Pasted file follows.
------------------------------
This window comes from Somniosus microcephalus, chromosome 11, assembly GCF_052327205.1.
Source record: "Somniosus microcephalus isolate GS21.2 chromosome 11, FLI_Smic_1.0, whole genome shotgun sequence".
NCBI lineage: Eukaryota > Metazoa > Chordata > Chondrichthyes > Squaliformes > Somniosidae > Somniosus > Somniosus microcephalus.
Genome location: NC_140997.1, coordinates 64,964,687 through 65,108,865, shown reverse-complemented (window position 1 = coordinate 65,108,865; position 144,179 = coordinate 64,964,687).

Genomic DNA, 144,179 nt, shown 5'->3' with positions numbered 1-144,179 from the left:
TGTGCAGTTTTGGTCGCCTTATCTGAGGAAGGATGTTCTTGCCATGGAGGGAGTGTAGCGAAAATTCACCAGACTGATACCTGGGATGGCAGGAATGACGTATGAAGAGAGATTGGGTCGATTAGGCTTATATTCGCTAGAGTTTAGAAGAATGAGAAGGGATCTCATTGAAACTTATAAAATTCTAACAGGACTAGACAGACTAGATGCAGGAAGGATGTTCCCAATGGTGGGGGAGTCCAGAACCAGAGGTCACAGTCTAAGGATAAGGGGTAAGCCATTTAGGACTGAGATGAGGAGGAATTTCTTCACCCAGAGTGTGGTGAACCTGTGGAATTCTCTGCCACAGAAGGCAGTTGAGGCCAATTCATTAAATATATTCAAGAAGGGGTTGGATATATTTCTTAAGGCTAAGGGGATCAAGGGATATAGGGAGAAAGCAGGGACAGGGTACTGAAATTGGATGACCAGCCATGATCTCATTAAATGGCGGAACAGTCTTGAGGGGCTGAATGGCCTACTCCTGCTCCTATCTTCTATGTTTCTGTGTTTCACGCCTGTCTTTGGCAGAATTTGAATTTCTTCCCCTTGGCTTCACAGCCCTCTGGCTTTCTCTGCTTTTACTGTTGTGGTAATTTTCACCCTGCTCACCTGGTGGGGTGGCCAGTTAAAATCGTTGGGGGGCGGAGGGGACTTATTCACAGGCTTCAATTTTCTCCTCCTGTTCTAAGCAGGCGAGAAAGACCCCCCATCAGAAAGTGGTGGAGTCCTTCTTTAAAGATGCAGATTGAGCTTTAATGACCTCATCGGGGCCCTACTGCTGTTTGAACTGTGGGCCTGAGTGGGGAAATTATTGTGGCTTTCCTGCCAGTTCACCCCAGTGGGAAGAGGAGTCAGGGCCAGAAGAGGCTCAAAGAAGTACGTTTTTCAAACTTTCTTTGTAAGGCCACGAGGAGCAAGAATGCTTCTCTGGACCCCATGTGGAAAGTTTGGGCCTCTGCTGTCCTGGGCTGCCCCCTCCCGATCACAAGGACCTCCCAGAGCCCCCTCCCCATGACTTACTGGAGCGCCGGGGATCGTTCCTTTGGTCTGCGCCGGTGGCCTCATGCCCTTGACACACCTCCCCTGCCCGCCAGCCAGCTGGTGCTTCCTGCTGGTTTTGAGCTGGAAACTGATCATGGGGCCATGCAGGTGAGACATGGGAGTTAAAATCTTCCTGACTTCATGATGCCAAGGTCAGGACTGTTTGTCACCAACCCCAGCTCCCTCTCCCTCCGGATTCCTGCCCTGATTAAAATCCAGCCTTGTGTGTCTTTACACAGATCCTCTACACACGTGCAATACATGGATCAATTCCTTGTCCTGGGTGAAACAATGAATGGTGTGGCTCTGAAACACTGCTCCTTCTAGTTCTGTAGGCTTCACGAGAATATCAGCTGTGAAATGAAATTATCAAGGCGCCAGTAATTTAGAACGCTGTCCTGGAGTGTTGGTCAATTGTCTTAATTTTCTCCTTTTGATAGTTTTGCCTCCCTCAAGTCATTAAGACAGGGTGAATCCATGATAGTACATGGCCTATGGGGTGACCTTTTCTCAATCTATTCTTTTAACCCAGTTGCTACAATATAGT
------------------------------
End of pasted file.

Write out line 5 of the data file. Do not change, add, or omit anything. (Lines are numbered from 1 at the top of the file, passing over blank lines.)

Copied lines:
Genomic DNA, 144,179 nt, shown 5'->3' with positions numbered 1-144,179 from the left: